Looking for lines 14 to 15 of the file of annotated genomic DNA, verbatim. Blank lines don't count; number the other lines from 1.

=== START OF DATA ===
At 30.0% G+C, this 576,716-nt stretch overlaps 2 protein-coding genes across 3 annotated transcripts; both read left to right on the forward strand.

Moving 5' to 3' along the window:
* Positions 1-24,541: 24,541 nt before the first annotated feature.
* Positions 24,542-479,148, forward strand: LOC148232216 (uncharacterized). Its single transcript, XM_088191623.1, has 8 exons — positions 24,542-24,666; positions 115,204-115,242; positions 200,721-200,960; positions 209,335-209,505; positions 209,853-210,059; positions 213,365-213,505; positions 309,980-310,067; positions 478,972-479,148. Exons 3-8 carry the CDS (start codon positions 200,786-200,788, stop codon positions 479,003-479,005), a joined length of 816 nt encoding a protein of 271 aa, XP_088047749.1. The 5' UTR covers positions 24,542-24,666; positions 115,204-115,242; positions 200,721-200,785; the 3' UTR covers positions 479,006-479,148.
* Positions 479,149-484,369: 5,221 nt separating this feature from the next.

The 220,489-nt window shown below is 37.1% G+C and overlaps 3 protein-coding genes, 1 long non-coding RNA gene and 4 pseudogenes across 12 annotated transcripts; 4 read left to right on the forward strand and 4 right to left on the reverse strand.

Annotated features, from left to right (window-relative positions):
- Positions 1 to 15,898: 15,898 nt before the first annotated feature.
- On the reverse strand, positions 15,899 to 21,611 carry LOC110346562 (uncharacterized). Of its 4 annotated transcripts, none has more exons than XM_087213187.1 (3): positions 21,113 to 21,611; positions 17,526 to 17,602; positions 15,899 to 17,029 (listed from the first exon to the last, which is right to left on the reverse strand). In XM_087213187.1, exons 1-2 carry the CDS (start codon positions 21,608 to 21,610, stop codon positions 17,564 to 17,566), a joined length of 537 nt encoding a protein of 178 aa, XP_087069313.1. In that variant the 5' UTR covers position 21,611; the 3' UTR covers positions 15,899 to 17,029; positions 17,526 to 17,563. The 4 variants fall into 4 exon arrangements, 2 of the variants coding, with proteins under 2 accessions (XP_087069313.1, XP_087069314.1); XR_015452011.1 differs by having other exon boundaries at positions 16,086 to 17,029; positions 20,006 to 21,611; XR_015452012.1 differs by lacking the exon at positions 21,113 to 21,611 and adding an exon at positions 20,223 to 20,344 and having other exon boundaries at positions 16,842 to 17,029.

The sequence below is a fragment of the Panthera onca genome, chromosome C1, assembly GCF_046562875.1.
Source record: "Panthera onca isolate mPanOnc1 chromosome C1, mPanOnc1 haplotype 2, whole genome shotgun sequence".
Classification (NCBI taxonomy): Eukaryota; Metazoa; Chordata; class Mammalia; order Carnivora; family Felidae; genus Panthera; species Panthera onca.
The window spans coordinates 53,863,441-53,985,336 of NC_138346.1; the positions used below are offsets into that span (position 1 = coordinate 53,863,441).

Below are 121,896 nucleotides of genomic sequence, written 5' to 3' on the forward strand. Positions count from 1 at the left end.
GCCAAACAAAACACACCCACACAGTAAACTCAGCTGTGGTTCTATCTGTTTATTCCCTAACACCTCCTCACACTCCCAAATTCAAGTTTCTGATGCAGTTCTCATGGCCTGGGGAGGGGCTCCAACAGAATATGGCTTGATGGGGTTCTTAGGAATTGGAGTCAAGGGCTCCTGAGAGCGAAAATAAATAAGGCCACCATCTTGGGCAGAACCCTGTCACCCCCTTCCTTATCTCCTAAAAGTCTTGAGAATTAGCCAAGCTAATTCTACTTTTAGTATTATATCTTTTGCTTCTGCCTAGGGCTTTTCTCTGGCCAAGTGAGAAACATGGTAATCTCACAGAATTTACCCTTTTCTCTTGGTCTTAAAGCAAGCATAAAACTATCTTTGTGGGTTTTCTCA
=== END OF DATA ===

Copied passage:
Below are 121,896 nucleotides of genomic sequence, written 5' to 3' on the forward strand. Positions count from 1 at the left end.
GCCAAACAAAACACACCCACACAGTAAACTCAGCTGTGGTTCTATCTGTTTATTCCCTAACACCTCCTCACACTCCCAAATTCAAGTTTCTGATGCAGTTCTCATGGCCTGGGGAGGGGCTCCAACAGAATATGGCTTGATGGGGTTCTTAGGAATTGGAGTCAAGGGCTCCTGAGAGCGAAAATAAATAAGGCCACCATCTTGGGCAGAACCCTGTCACCCCCTTCCTTATCTCCTAAAAGTCTTGAGAATTAGCCAAGCTAATTCTACTTTTAGTATTATATCTTTTGCTTCTGCCTAGGGCTTTTCTCTGGCCAAGTGAGAAACATGGTAATCTCACAGAATTTACCCTTTTCTCTTGGTCTTAAAGCAAGCATAAAACTATCTTTGTGGGTTTTCTCA